A sequence is called good if it contains at least one pair of numbers which are adjacent and equal. A good sub-sequence of an array is a sub-sequence of that array which is good and has maximal length.
Now you are given two arrays $S$ and $T$ with integers. You need to find a sub-sequence which is common to both arrays, has maximum length, and is a good sub sequence.

This is a pure dynamic programming problem, in which states ( I am not sure,but is is my guess) are $dp[i][j]$ is answer for $S[1:i]$ and $T[1:j]$ ($A[1:i]$ means subarray of $A$ from $1$ to $i$). But I could not find transition between states, could anyone help me.

P.S - Problem link

  • $\begingroup$ How do you know that the algorithm has states of the given form? $\endgroup$
    – D.W.
    Sep 15 '20 at 6:44
  • $\begingroup$ @D.W. It appeared trivial to me,there might be extra state i might be missing. $\endgroup$
    – nope
    Sep 15 '20 at 9:26
  • $\begingroup$ I think you are making a faulty assumption, and you should broaden your perspective on what the states might look like... especially since you could not find a recursive relation with those states. $\endgroup$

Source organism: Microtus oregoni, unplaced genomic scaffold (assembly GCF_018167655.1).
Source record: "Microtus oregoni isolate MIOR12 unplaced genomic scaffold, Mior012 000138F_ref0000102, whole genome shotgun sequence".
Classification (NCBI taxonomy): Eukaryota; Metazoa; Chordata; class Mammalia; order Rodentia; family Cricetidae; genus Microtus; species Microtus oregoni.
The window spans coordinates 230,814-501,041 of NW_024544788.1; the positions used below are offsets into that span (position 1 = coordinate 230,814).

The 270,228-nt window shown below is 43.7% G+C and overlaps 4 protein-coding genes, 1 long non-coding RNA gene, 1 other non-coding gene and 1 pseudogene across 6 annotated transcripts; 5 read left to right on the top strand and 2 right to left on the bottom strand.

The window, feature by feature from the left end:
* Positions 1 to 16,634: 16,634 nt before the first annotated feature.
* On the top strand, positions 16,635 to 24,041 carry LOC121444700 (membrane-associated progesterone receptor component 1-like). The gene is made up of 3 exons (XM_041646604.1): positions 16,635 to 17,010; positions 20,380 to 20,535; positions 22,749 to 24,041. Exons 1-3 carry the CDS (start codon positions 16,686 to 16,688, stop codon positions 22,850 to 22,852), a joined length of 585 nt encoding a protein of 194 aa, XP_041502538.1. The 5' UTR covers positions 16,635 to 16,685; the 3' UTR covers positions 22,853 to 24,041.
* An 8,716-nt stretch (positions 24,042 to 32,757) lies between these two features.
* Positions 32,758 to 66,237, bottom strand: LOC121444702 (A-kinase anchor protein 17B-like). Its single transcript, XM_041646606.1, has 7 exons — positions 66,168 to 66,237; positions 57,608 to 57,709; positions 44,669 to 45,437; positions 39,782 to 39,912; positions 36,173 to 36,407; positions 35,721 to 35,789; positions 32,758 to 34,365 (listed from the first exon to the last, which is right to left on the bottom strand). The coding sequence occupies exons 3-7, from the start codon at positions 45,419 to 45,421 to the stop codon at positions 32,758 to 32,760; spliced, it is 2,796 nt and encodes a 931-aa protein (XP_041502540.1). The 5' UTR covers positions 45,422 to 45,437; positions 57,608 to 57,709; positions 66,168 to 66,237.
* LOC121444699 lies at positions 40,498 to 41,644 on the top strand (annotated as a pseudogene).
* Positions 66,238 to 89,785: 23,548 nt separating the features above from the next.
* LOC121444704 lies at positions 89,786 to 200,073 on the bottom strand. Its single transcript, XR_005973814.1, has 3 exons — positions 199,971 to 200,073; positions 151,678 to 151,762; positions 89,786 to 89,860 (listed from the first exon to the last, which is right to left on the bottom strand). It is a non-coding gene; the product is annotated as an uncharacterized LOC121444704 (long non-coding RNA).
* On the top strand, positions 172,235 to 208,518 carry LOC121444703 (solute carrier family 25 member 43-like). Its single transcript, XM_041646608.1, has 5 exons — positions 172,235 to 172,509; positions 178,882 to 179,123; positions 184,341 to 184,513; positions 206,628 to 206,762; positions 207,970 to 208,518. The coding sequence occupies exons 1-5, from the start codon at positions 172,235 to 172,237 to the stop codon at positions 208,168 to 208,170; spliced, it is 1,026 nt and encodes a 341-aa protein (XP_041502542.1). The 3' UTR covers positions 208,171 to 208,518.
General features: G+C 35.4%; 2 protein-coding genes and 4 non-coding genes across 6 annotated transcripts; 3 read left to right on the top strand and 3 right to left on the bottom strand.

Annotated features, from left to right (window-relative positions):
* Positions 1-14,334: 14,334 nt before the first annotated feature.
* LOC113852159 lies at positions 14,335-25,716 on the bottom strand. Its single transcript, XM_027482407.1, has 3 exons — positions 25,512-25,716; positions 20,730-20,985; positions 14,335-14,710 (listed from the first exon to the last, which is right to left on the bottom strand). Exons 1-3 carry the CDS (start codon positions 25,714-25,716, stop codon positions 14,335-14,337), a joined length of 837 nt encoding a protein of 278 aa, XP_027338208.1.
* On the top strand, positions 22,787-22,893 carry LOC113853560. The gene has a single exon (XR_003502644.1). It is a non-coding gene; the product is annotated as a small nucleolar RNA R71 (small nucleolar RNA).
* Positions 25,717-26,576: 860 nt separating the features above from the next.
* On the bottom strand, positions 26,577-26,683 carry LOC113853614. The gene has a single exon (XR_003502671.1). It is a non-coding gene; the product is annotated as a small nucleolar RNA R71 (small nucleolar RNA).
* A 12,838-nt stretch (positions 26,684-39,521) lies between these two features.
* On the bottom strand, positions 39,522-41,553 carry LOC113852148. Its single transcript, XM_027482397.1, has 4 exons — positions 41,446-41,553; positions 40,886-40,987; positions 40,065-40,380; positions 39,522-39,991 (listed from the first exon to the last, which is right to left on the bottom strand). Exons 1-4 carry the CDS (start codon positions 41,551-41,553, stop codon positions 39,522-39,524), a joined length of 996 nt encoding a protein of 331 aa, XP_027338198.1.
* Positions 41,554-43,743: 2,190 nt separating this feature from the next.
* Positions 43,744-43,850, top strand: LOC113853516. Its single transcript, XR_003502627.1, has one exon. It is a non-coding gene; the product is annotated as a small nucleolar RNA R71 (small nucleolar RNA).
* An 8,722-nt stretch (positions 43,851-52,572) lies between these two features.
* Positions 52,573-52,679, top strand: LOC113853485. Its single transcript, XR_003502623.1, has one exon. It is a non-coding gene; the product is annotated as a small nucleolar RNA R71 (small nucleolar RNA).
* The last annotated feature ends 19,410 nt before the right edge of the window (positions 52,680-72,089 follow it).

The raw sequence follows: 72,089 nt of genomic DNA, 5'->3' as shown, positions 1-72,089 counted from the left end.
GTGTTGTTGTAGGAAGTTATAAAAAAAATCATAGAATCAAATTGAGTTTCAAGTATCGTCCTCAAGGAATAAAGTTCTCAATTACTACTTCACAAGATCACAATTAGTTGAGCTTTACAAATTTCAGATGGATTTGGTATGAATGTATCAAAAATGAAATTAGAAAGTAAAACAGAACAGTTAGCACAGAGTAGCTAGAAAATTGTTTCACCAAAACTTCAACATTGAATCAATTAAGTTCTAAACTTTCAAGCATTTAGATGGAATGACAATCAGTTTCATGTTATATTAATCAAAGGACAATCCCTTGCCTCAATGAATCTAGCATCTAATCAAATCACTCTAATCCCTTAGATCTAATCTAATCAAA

– D.W.
    Sep 15 '20 at 16:27
  • $\begingroup$ @D.W. Can you give hint for states ? $\endgroup$
    – nope
    Sep 15 '20 at 16:30
  • $\begingroup$ cs.stackexchange.com/tags/dynamic-programming/info $\endgroup$
    – D.W.
    Sep 15 '20 at 17:04

A two-dimensional $dp[i][j]$ is not fine enough to enable a recurrence relation. We need to track more information to be able to find the solutions to larger problems from the solutions of smaller problems.

Instead of $dp[i][j]$, try filling the following two tables simultaneously

  • $dp\_good[i][j]$, which means the length of longest common good subsequence of $S[1:i]$ and $T[1:j]$ that ends at $S[i]$ and $T[j]$. This number is $0$ is $S[i]\not=T[j]$.
  • $dp\_bad[i][j]$, which means the length of longest common bad subsequence of $S[1:i]$ and $T[1:j]$ that ends at $S[i]$ and $T[j]$. Here a bad subsequence just means it is not a good subsequence. Again, this number is $0$ is $S[i]\not=T[j]$.

The answer will be the maximum of all $dp\_good[i][j]$.

The above approach should work when you are looking for a sequence that "contains at least one pair of numbers which are adjacent and equal."

For the original problem, Task: ZAJ Stutter, we should define a good string as a stutter, i.e., a string that consists of successive pairs of two equal elements. A bad string will be defined as "almost a stutter", that is, a strings which becomes a stutter if we delete its last element.

  • $\begingroup$ More techniques are needed to solve that original problem within a second or two if, for example, $n=m=15000$. $\endgroup$
    – John L.
    Sep 15 '20 at 19:38

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